Buy local. Eat local.
Virginia is a rich resource for fresh food. From Fredericksburg to Stafford there are a number of available options for families who want to eat local produce and meats. Farmers markets, CSAs, farm stores, and even local restaurants whose menu reflects farm-to-table are all available in the area.
Your local farms are hard at work to provide you with fresh, delicious foods and products. Whether you like to visit your local farmers market on the weekend and choose from artisan products (like stopping at a produce stand so you can top your salad with vine-ripened tomatoes), the area has a variety of opportunities to choose from.
If you aren’t already buying directly from farms, here are some practical ways that it can benefit your health:
It’s Fresh: Many times fruits and veggies are picked and shipped days or weeks before they hit the grocery store. When you buy directly from a farmer, you know that it has been raised and harvested just hours before it reaches your table.
Organic and Non-GMO: When you shop from local farms, you have the availability to know what methods they use to grow their produce and raise their meats. So if you are trying to avoid chemicals and genetically modified organisms (or GMOs), you can find farmers who have the same values as you.
It’s Ripe: When a plant’s natural sugars are at their peak, your body is going to get the best nutrition that fruit or vegetable has to offer. Not only does ripe produce taste better, but it is good for you! Many local farmers have the ability to cultivate nutrition in their produce by being mindful of their growing methods.
Small Scale: Farmers who raise animals on a smaller scale get to know their product. They have the ability to raise the healthiest, nutrient-dense meat available to you. They also have the ability to use humane practices to give them the healthiest environment possible.
Getting to know your farmer.
Farmers are real people. They are the ones who have their hands in the dirt, nurturing plants and ensuring that they grow up to be the best they can be. Farmers put time and thought into the way they raise their animals and grow their crops. They are the ones caring for each and every animal, keeping them strong and healthy for the day that they reach your table.
Farms come in all shapes and sizes. Snead’s Farm is on 290 acres in Spotsylvania and is known for their Asparagus. Braehead Farm is the last remaining farm in the Historic city of Fredericksburg, where they offer produce and beef with their own farm market and “pick your own produce” options. Miller Farms in Locust Grove are known for their market where they offer year-round produce and community supported agriculture (CSAs). You can buy a variety of meats, dairy, and other products right from their store.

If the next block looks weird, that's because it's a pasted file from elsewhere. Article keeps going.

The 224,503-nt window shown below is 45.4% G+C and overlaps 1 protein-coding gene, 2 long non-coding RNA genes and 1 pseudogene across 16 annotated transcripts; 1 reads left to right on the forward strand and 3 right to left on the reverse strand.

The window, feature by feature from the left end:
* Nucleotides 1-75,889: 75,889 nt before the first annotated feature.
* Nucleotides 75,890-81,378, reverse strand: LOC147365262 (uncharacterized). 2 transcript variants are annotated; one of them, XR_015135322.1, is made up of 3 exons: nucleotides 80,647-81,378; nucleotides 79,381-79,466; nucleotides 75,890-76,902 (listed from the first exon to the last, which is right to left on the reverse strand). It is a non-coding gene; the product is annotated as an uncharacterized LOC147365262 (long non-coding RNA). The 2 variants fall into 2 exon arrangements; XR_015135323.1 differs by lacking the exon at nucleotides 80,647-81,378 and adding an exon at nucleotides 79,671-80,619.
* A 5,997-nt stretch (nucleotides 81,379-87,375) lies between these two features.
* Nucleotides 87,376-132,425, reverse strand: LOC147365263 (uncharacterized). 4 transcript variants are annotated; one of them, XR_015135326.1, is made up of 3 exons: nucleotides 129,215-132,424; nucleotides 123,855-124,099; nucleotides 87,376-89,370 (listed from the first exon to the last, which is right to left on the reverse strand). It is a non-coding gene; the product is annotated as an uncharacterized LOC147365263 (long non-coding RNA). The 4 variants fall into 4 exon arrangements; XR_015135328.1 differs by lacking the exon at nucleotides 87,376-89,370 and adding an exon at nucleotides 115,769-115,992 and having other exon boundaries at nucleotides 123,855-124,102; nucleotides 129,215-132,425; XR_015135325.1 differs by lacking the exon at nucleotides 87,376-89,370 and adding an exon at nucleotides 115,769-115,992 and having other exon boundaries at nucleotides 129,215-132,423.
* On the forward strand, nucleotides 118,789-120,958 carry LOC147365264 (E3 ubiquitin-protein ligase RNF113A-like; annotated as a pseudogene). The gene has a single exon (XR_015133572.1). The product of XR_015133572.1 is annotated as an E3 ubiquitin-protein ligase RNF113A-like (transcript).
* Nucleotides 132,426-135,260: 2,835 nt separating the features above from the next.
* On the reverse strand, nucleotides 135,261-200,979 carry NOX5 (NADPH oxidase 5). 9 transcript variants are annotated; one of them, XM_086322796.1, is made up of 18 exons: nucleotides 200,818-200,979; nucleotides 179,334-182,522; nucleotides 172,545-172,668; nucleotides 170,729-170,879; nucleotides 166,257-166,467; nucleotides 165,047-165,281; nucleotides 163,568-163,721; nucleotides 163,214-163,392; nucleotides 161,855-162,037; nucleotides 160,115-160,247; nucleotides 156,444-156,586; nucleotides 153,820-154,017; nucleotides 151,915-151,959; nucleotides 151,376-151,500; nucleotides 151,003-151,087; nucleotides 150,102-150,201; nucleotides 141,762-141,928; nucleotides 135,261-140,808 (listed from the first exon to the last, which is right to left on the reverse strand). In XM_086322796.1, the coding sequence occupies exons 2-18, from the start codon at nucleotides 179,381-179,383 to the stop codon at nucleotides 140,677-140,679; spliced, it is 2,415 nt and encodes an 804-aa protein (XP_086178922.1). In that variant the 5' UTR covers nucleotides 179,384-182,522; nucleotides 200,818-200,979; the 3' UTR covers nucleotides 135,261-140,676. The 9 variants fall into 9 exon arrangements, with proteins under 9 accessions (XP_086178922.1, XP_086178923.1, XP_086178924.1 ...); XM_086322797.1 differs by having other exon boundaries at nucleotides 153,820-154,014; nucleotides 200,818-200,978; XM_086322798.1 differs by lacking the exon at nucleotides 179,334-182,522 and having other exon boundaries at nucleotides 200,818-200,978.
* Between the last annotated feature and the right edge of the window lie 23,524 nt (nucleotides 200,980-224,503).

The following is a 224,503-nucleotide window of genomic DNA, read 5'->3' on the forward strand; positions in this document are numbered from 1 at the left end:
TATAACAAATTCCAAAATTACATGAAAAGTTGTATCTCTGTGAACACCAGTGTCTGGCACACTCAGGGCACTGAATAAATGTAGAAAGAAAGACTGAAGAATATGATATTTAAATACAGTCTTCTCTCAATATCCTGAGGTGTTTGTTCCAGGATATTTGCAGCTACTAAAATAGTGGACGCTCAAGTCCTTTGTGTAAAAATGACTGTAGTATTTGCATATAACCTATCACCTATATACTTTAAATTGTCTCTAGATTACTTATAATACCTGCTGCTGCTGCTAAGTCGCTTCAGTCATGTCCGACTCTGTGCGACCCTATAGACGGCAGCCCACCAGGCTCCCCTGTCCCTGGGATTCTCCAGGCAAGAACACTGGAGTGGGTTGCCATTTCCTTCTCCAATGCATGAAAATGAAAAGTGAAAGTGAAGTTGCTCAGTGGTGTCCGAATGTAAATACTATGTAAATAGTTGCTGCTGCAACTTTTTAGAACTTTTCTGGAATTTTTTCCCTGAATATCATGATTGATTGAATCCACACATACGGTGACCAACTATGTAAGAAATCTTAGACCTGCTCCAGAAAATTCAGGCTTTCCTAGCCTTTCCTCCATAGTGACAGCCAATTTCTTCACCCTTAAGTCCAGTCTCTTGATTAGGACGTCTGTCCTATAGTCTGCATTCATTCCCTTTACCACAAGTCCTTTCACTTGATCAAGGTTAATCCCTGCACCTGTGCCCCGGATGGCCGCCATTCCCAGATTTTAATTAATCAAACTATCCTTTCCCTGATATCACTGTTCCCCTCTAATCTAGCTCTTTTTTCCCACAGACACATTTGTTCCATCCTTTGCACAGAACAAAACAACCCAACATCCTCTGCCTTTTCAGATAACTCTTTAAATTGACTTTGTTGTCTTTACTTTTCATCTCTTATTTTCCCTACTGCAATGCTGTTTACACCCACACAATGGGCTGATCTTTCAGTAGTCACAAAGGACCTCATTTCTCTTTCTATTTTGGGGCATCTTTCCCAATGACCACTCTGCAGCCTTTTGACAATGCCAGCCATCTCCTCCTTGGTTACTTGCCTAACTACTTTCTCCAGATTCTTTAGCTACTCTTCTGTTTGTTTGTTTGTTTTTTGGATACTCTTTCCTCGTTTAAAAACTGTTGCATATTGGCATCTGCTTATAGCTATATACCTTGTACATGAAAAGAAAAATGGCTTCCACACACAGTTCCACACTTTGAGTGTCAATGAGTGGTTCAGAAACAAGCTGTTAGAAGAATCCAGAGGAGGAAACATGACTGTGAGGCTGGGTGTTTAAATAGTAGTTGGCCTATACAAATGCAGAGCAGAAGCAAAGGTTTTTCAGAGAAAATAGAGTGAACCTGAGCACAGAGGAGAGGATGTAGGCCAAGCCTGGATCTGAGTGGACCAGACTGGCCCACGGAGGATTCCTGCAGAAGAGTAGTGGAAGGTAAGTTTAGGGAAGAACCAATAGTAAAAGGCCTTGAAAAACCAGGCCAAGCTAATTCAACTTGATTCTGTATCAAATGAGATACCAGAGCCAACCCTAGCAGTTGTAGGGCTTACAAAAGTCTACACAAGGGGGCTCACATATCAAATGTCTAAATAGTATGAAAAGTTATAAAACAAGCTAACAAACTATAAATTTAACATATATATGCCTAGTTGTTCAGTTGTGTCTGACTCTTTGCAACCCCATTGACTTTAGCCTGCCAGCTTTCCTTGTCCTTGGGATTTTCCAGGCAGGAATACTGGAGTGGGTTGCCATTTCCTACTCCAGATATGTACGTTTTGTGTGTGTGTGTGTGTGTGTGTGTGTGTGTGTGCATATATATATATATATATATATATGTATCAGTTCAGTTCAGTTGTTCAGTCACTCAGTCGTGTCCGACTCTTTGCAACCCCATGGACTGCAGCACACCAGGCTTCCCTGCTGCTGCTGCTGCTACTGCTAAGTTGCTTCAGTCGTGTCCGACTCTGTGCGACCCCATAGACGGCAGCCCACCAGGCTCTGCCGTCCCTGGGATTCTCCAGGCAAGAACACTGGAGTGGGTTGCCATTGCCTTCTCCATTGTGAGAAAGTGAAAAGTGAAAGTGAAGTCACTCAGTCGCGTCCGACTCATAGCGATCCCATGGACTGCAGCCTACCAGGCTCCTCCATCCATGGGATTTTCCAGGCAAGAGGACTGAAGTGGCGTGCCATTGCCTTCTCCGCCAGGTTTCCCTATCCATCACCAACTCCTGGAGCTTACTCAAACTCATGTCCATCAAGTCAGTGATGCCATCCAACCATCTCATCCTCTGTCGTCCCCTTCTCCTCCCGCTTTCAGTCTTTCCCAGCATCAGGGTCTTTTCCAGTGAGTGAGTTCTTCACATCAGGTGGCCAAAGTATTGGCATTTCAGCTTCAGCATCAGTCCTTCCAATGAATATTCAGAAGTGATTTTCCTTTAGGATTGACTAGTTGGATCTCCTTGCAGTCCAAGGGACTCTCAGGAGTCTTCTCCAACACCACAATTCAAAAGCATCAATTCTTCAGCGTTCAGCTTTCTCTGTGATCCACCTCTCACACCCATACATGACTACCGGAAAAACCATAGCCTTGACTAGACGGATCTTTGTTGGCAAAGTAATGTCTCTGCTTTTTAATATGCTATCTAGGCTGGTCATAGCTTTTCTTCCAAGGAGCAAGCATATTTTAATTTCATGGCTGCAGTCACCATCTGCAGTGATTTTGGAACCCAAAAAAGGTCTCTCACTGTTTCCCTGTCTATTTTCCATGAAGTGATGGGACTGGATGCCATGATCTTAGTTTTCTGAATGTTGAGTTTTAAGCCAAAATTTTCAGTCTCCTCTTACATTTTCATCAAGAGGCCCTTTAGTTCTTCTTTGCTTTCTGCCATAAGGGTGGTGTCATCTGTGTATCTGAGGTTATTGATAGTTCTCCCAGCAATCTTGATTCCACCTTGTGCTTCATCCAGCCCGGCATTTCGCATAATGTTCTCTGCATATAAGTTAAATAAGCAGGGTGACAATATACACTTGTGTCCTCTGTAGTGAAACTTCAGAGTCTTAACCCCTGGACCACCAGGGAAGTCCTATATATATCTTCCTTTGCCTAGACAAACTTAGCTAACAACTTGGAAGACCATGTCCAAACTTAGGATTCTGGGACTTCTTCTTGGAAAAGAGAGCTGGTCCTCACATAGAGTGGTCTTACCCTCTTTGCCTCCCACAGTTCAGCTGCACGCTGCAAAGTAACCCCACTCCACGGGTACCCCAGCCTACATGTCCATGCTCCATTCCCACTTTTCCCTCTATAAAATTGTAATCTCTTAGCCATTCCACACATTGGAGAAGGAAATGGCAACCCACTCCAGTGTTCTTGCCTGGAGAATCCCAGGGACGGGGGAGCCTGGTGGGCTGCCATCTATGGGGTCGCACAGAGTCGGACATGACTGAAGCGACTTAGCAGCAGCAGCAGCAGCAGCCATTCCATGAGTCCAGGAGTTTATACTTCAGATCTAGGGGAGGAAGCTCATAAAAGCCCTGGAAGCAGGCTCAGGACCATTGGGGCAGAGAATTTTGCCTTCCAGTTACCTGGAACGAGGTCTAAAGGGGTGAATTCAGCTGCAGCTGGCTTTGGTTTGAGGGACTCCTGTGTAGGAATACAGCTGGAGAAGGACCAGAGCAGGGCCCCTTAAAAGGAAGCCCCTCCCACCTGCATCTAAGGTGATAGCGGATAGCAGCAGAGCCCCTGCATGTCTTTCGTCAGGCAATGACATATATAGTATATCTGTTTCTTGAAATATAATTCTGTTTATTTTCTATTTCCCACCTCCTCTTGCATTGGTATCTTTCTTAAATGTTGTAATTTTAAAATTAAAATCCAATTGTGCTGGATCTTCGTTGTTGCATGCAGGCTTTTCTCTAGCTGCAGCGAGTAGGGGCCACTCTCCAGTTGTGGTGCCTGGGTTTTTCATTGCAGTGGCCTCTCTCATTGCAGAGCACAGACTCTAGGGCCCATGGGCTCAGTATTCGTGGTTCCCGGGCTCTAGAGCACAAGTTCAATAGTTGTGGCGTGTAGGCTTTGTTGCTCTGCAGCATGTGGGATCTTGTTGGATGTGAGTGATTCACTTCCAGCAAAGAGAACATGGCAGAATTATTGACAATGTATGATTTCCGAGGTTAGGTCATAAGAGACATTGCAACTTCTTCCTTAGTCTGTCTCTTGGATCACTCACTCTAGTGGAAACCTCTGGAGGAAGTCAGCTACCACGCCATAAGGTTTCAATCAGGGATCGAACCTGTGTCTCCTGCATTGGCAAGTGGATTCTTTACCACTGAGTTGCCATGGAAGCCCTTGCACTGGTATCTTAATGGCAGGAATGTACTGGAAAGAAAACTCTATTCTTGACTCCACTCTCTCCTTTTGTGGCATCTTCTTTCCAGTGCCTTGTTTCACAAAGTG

There is a lot that goes into each and every product you might see at the market! When you go and pick out a cabbage, you aren’t just buying a cabbage! You are buying each and every step that cabbage has lived through: from choosing the right seed, germinating, planting, growing, keeping it from being eaten (by nasty bugs and vagrant kids), and then finally harvesting that product.
It is just as important to know your farmer as it is to know the chef who is making all of your meals. What cleanliness standards do they follow? What kinds of ingredients do they use? What kind of quality are the products? Whether you know where your food came from or not, there are values and beliefs that go into your food.
“Don’t you find it odd that people will put more work into choosing their mechanic or house contractor than they will into choosing the person who grows their food?” – Joel Salatin, Polyface Farms
Here are some practical ways you can get to know your farmer:
- Go to the farmers market This is the most obvious way. And there are a variety of markets, CSAs, and farm stores to choose from locally with a variety of hours and locations. Ask questions. “Where did the products come from?” “How long have you been farming?” “What kind of ingredients are used in it, on it, or to feed it?” “What are some of things that you take pride in?” And, “What is your favorite thing about farming?”
- Visit the farms This may be the no-so-obvious (but completely obvious) way to meet your farmer. “Agritourism” is somewhat of a new concept for a lot of small farms who don’t have the capacity to hold large events or school field trips, but who want families to come visit the animals or pick some produce. Larger farms like Snead’s and Braehead have specific hours of operation and some of them are closed during the winter. Seasonal or special events may not be the best time to get to know the farmer. It may be a good idea to contact the farm and tell them your interest in getting to know what they are doing – many farms are more than happy to give you a tour and answer your questions.
- Take advantage of special events: Although this may not be the best time to ask questions, you might be able to see where your food comes from and get a feel for the farm’s values. Many families love to take their children to as many farm events as possible all year-round, from pumpkin picking in the fall to strawberry picking in the spring.
“We’re always glad to see new faces at the market. And talking with the person who grows your food is the best way to know what the growing process involves and also to be an agent of change. If farmers consistently get messages from consumers that they want food that is grown sustainably, they will change their practices to suit the market.” – Gayle Price, Fredericksburg City Market Manager